When asbestos is disturbed the fibres that make up the material are extremely dangerous, as they can be inhaled and become lodged in a person's lungs for decades. This may cause damage following an inflammation of the area at a much later date – which is why the latency period for asbestos-related illnesses is so long.

Discussing the direct and unique risk of asbestos, Helen said:

"The illnesses that can develop after asbestos exposure are life threatening and asbestos-related diseases continue to kill more people every year than road traffic accidents. Amongst teachers the NUT claim that 300 teachers are dying every year from their exposure to asbestos in the classroom."

"Due to the continued presence of asbestos in many buildings, such as the hundreds of schools in Somerset, this general lack of awareness is a problem and makes exposure a 21st Century problem".

Can I Make A Compensation Claim For Asbestos Exposure At A Somerset School?

Compensation can be claimed when asbestos exposure leads to an illness, with those who were exposed in the last 20 and 30 years now possibly developing health problems.

There are Government payment schemes that compensate those diagnosed with an asbestos-related illness, with the type of disease and conditions of the diagnosis all affecting how much can be received through Government schemes.

For civil claims, the organisation responsible for the school would be liable for any diseases or illnesses developed from asbestos exposure, as they have a duty of care for occupants and are expected to manage asbestos and reduce the likelihood of exposure. Over the years, Simpson Millar have also helped cleaners, maintenance contractors, including painters and decorators and carpenters who have worked in many schools across the South West and unknowingly and unwittingly encountered asbestos.

A recent BBC study found that schools across England have had to pay out at least £10 million to people who have developed illnesses because of asbestos in school buildings, however, these cases are usually contested and so costs will always be high.

Explaining how claims can help sufferers of asbestos-related illnesses, and how she has supported exposed school teachers in the past, Helen said:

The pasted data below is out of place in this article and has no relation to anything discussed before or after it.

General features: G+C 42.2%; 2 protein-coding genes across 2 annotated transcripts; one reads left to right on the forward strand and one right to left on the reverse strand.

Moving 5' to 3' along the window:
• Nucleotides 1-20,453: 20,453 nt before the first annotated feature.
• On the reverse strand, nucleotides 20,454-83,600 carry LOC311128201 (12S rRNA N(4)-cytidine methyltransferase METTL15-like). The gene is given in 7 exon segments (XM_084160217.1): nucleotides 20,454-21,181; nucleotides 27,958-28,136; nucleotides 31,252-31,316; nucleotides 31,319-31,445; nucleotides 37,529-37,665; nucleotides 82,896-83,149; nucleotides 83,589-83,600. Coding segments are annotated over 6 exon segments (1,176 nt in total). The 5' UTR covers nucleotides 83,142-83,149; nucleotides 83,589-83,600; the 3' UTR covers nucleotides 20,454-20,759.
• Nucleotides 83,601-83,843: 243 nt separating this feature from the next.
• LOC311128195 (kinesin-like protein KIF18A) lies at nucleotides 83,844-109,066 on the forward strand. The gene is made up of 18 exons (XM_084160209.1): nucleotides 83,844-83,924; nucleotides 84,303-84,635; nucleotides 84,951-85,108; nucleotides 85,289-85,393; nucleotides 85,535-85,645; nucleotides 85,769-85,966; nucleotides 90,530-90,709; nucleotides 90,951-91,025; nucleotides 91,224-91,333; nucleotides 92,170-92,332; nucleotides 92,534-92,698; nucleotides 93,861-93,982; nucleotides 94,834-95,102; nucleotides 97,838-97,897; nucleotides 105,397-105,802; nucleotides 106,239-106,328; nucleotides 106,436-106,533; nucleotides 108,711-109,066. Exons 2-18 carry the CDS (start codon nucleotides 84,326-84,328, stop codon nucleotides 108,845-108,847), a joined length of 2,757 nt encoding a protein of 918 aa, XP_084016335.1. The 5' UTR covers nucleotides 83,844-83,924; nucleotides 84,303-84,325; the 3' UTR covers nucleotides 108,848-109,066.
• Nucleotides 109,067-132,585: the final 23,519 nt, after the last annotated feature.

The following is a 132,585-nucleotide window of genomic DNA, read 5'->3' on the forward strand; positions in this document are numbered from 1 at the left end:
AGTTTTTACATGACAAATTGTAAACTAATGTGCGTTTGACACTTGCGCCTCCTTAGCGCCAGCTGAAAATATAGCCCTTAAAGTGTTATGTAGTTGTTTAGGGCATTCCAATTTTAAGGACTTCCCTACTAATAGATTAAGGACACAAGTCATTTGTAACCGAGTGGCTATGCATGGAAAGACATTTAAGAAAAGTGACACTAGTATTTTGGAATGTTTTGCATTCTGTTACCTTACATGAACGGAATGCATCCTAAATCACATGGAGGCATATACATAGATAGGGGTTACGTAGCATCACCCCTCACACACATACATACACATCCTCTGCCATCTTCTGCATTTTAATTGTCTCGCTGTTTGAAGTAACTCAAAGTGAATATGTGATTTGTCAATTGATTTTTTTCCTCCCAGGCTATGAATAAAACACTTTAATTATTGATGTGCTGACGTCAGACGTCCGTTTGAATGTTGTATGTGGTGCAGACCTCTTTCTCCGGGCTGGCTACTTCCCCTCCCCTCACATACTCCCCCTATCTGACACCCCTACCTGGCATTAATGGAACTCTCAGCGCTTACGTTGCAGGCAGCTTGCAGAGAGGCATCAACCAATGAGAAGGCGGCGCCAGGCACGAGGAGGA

"Many teachers were exposed at times when their employers had knowledge of the dangers of asbestos dust during the 70's, 80's and 90's, during which time there were a variety of regulations and legislation that made an employer responsible for protecting employees from asbestos exposure."

"One of the reasons that we campaign so tirelessly is that we feel that after decades of the dangers of asbestos being common knowledge exposure in the 21st Century is very concerning, people should not be at risk from a dormant danger of yesteryear."

"For years it was thought that professions at risk of asbestos exposure were those working in construction or at dockyards but we have recently seen that teachers are receiving verdicts of industrial disease at inquests after passing away from asbestos-related illnesses."

"Representing Susan's case, we were able to secure a ruling of Industrial Disease as the cause of death at the Exeter Coroner's Court, which underlined the danger to those who occupy school buildings every day and is an endorsement for the family that they lost the most important family member to something that was not her fault and should not have happened".

"The case of Susan Stephens highlights that there is an increased understanding of the dangers of exposure for teachers and pupils."